Photo of Daniel Watson

Computer & electronics hardware

Daniel Watson

With his innovative light emitting devices, fishermen’s nets will attract only the species of fish they wish to catch

Year Honored


Over the past four decades the marine population has shrunk by 49%, in large part due to overfishing practices. The overexploitation of the seas is a threat to the biodiversity of marine life, but also poses food security risks. Worldwide, fish represents the only source of protein for almost three billion people, and 12% of the global population is dependent on the fishing industry for their livelihood.   

One of the problems posed by overfishing is the capture of species and specimens which cannot be commercialized. These fish die senselessly, without serving any purpose or satisfying any human need. To minimize these unnecessary captures, the young innovator Daniel Watson has developed an innovative solution which employs light to enhance the selective nature of each capture. Thanks to this advance, Watson has been named as one of MIT Technology Review, Spanish edition´s Innovators Under 35 Europe 2017.  

On combing the water with the fishnets during the trawl fishing scenario, the holes in the fishnets close, preventing smaller fish from escaping. To address this problem, Watson´s company, SafetyNet Technologies, has added reinforcement rings to prevent the holes from collapsing and trapping smaller fish. But most fish are not able to see the net, so Watson decided to equip the rings with LEDs. This way, they serve as emergency exit signs for fish by signaling viable escape routes.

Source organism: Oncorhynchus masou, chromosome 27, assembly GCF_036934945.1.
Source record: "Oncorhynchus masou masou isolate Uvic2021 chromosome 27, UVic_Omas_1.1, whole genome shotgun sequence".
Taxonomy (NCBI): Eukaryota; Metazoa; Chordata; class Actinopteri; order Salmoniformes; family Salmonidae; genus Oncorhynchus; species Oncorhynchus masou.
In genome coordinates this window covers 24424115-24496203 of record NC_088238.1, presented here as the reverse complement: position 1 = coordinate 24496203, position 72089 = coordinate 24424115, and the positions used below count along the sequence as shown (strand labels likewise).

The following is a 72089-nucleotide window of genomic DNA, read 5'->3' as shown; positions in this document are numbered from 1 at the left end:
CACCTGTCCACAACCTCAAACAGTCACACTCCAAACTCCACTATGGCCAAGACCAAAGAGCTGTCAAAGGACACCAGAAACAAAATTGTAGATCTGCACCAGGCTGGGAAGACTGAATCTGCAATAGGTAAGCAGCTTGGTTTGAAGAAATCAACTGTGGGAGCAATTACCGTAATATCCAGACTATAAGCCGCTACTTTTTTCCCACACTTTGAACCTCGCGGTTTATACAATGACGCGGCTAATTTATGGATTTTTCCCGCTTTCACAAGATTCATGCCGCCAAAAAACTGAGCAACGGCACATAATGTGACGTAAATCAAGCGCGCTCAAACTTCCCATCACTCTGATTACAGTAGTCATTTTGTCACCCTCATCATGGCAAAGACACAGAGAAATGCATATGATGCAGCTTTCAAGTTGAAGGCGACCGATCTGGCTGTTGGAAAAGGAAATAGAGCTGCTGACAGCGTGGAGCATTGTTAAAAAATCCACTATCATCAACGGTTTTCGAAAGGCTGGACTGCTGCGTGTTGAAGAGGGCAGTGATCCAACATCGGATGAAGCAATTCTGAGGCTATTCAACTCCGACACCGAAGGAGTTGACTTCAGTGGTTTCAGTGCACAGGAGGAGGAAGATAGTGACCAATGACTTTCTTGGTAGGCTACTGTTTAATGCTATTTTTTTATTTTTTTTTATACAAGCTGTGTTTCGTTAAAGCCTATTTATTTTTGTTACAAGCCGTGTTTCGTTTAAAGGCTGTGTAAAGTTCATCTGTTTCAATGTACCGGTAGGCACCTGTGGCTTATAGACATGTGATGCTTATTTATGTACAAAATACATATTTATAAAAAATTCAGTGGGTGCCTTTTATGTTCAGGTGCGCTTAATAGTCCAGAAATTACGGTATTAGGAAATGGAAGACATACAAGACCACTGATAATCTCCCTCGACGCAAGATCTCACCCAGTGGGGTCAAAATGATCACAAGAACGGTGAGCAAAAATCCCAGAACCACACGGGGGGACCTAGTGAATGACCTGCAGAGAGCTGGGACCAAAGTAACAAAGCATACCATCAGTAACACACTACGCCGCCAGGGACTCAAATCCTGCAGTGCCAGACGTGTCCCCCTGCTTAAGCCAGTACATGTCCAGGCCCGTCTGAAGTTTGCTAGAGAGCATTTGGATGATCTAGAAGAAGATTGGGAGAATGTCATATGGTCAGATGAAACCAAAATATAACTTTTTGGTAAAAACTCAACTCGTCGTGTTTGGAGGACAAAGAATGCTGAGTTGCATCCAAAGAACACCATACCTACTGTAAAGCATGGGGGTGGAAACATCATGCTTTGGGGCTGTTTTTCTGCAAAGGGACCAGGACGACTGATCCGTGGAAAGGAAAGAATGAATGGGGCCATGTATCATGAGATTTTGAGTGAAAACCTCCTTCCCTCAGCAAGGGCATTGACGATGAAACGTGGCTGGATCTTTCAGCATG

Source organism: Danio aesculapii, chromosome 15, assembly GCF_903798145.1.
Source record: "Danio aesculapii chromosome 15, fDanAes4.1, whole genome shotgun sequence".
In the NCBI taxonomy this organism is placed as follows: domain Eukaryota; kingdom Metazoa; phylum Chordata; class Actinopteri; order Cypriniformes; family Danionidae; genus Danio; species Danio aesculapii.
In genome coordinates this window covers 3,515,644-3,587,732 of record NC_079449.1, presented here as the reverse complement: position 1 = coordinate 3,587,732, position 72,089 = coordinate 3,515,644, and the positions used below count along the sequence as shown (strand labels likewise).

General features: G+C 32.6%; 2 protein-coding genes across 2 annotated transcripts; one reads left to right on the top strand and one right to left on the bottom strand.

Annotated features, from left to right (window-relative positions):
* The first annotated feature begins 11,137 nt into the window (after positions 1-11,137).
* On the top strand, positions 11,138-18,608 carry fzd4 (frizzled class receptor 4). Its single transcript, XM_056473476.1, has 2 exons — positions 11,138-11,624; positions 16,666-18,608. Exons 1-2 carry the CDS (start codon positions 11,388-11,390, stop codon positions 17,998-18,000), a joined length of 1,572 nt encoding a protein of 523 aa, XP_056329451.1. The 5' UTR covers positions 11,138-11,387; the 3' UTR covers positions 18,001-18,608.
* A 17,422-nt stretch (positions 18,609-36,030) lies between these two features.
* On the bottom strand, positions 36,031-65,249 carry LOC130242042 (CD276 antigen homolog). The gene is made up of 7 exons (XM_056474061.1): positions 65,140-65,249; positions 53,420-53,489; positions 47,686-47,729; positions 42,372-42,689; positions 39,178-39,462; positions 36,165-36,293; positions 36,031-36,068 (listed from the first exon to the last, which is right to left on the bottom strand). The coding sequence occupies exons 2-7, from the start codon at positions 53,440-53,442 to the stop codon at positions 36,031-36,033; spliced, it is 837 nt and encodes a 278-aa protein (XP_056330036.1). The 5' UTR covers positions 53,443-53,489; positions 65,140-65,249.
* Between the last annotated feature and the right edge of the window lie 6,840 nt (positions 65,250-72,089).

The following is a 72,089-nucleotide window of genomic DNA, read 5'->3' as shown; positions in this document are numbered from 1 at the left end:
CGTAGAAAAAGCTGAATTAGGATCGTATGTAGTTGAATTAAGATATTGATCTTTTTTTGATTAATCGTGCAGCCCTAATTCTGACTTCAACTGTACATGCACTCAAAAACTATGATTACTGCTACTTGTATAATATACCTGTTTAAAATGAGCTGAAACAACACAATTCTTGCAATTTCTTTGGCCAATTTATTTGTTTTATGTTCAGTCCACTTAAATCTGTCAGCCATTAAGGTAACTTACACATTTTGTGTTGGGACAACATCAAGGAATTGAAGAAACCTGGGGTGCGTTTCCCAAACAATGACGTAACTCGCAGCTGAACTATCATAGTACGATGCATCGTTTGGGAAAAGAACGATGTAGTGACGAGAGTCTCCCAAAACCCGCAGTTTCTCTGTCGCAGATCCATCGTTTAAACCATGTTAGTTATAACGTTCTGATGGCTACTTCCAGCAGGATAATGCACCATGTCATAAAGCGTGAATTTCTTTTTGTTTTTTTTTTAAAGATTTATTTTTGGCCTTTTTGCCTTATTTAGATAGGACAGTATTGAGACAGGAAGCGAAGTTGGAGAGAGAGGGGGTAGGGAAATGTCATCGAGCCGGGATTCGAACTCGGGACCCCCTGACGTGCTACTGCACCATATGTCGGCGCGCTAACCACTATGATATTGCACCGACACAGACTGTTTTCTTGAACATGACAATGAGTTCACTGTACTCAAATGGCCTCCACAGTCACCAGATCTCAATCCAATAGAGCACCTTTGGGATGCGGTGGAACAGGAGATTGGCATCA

In stressful situations, the small and medium sized fish swim up, while the larger fish swim down. By designing this solution with this in mind, the fishnet focuses on catching exclusively mature species and providing a lighted exit for commercially unsuitable fish. SafetyNet´s lighted rings are powered by integrated turbines which leverage the water flow through the rings to continually charge the batteries.

The commercial fishing industry is highly regulated, which hinders the introduction of new technologies. With the collaboration of fishermen, scientists, regulators and the fish processing industry, SafetyNet designs devices with the most possible applications. "From the first day, I knew I had to design something that fishermen want to use."

SafetyNet Industries has performed tests in the North Sea alongside the British government´s Fishing Research Service which have demonstrated that this technology can reduce the capture of non-target fish by up to 60%. Further trials are underway to study the effect of different types of light on fish.

The general director of IT systems at the National Autonomous University of Mexico and jury member for the Innovators Under 35 Europe 2017 awards, Alejandro Pisanty, qualifies Watson´s project as risky but promising. "The risks are not trivial, but, if it proves effective, the project will resolve an important problem and could be applied to other fisheries," this expert concludes.

By Lourdes Collado

Translation: Teresa Woods